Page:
Legal challenges are probably the most burdensome and difficult to overcome, especially those concerning the CBAM’s WTO compatibility. Questions that the EU must address in this regard are those of “national treatment” and the compatibility with Articles II and III of the General Agreement on Tariffs and Trade (GATT). While Art. II.2 requires any border tax to be implemented on “like” products to those taxed domestically,24 Art. III.2 does not allow the border tax to exceed the domestic tax rate (cf. below). The challenge is that the carbon emissions for “like” products can be drastically different. Also, to be effective, benchmarks would have to be determined for a whole array of products and variations of those products. In other words, determining whether products are alike creates a trade-off between the implementation ease and environmental effectiveness (e.g., is steel the same if produced by pollution-varying methods such as a blast furnace vs. an electric mill).25 Research suggests that the best option for WTO compatibility would be a “product-based tax that does not vary by reference to carbon intensity of production but is set at a fixed rate for specified categories of products.”26


The Solution(s)

Multiple political and regulatory manoeuvres would be necessary for a CBAM to pass at the international and WTO levels. The EU industry cannot expect any protection in competing with higher carbon prices since trade partners will be encouraged to retaliate legally. That is, the EU competitiveness argument is not WTO compatible. Measures of discrimination cannot stand.


Any CBAM that, for example, incorporates export rebates could appear as a protectionist measure (cf. Art. I, II, III of GATT). For WTO compliance, a CBAM must assure non-discrimination between imported and domestic goods (Art III.2; cf. above).


Some suggest that solution on this front might be the extension of the EU ETS since it would ensure that a CBAM applies to “like” domestic products.27 That is, domestic producers and importers would need to pay the same carbon price. Any rebates exceeding a firm’s actual carbon costs could otherwise be viewed as illegal subsidies.28 Also, importers would need to have the opportunity to demonstrate the specific carbon content of their imports in order to avoid a discriminatory treatment in the assessment process. While such a measure is burdensome and politically sensitive, it has a higher likelihood to be WTO compatible if challenged. However, EU tradeable permits markets seem to be crashing. So, how could one imagine this rolling out on an international basis?


What is more, CBAM must abide by the “most-favoured nation” clause (Art I.1). This is possible only if the method to determine the carbon content is the same for all imports and if importers are allowed to deduce the carbon price paid in their home country. That would make the measure non-discriminatory, given that the same conditions do not prevail in third countries. Yet, since the likeliness of products has yet to be defined with regards to carbon intensity of products, “products may or may not have to be taxed equally, and a differentiation by the carbon content of a product might breach international trade rules.”29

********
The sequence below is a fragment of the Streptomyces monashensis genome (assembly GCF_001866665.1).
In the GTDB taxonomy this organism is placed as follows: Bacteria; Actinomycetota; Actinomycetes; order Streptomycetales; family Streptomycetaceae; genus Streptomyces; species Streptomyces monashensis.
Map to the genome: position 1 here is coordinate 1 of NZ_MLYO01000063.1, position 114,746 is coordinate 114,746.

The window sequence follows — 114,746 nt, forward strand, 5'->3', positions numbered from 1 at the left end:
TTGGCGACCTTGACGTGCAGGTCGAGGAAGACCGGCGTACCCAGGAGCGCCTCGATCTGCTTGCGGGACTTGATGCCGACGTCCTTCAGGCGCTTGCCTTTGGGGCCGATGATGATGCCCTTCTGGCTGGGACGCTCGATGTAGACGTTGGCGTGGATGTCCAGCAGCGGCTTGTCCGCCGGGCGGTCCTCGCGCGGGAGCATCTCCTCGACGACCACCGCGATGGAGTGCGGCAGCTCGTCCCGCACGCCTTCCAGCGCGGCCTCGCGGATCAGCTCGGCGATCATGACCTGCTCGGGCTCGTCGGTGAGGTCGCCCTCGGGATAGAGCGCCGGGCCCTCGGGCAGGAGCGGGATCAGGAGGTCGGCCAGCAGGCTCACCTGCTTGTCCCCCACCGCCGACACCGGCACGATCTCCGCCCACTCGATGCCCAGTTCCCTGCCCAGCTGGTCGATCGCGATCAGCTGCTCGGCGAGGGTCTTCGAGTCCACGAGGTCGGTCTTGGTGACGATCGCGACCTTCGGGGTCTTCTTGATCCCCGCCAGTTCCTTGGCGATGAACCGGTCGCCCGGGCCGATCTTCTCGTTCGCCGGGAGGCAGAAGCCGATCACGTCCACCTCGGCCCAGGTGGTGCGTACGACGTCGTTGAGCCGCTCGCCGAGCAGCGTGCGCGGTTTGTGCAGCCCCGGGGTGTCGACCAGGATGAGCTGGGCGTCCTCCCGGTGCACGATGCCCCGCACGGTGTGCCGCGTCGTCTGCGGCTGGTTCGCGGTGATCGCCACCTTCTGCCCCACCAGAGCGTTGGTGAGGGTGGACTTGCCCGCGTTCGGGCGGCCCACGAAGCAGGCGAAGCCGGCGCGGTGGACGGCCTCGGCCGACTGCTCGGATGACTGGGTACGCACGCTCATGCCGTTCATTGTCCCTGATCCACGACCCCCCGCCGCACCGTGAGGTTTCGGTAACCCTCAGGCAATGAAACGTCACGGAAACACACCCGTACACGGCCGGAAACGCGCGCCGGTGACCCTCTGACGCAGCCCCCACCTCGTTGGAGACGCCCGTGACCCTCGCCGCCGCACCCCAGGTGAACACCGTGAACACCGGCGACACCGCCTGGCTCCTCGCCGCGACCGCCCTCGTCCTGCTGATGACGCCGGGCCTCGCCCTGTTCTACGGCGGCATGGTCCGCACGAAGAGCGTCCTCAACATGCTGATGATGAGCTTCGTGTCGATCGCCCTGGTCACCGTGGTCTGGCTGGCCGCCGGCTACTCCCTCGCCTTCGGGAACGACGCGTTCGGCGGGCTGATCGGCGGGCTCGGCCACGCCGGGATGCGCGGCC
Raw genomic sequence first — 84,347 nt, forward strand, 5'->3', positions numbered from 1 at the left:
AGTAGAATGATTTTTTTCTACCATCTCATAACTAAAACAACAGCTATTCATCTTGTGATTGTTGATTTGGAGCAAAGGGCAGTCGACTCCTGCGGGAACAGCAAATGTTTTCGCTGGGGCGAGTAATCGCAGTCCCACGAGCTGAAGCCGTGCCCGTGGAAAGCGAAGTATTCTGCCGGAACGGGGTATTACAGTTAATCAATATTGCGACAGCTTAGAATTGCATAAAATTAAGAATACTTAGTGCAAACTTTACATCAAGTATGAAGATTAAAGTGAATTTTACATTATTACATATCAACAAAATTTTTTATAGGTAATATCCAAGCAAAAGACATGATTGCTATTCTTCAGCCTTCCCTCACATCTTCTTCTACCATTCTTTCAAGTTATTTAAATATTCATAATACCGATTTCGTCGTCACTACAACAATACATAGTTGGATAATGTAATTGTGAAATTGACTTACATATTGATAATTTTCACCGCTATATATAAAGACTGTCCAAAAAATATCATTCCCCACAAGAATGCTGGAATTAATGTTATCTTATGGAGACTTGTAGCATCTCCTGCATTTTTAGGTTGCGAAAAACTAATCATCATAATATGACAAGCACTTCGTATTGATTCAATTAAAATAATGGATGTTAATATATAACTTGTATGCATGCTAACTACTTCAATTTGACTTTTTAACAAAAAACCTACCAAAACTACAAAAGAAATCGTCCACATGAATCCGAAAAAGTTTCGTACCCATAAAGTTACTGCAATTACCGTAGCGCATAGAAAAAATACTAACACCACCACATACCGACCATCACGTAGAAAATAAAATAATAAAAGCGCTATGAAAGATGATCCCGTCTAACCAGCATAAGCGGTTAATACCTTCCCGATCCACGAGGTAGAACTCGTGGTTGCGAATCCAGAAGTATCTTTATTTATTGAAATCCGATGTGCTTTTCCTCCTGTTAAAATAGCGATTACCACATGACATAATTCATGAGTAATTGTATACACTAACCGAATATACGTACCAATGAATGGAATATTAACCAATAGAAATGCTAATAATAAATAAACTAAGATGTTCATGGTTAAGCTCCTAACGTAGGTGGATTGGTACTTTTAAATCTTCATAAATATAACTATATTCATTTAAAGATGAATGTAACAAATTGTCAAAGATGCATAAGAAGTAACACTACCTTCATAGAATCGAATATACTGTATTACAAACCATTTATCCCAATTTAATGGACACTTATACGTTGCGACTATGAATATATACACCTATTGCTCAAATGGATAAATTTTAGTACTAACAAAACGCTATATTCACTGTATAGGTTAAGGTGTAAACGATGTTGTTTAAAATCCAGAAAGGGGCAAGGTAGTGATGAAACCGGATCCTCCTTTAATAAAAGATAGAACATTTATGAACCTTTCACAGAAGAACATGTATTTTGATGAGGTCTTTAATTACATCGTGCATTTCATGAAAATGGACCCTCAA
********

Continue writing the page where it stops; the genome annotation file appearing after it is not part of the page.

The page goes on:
Should none of the above tactics work, the EU might have a final – even if non-viable – resort to the environmental argument. According to Art. XX(g), exemptions can be applied for tariffs that “protect human, animal, or plant life or health” or when they are related “to the conservation of exhaustible natural resources.” Nevertheless, this approach is politically delicate in addition to the difficulty of providing clear carbon leakage evidence.30 Moreover, the design of the tariff would need to be explicitly implemented for global environmental purposes rather than to shield the EU from competition.31 Finally, linked to economic status and sovereignty issues, countries like India have long objected to the environmental argument on the multilateral stage. In short, if the EU desires to keep advocating for free trade, its own CBAM should not be perceived as a restriction in disguise. The challenge is that invoking the Art. XX(g) item is easy, but clearing the Chapeau is not (i.e., the introductory clause of Art. XX, emphasizing GATT’s exceptions and the manner in which a measure in question is applied).32 Since any effort would have to be applied in a non-discriminatory way to clear the Chapeau, it would come down to how one defines national treatment.

An Extension: Create New Markets Instead

How could the EU avoid obvious pitfalls of the CBAM, avoid the risk of regulatory scrutiny,33 and capitalize on legally compliant opportunities?34 The optimal solution can only be a strategic one. The EU needs to acknowledge the concern of international businesses and politics over any form of a carbon tax.35 While the EU can and perhaps should push for legal and political benefits of a CBAM, it should at the same time invest in the creation of completely new markets for clean products.


Savvily pressuring the international community on climate action through CBAM-like taxation threats, the EU could – in a parallel action – create its own conditions for Europe’s most promising low-carbon sectors to grow.


Such support systems have worked in the past for renewables (e.g., solar panels): as foreign competitors saw not only a dramatic drop in costs but also that meeting higher targets is possible and the technology available, they were more likely to sign the Paris agreement. The EU – and the planet for that matter – would benefit from gaming a CBAM as a deterrent (even if not implemented) while supporting clean alternatives by relying on Europe’s capital, institutions, strong intellectual property rights, a relatively innovative industry and, after all, free trade.




1 Richard Morningstar, the founding chairman of the Atlantic Council’s Global Energy Center, at a 2020 February event, reported by Times, in “How Europe’s Border Carbon Tax Plan Could Force the U.S. To Act on Climate Change,”, accessed Jan 31 2021.
Cf. “2050 long-term strategy”, EC webpage, at:, accessed Jan 31 2021. Cf. also “The 2020 Climate and Energy Package”, accessed Jan 31 2021.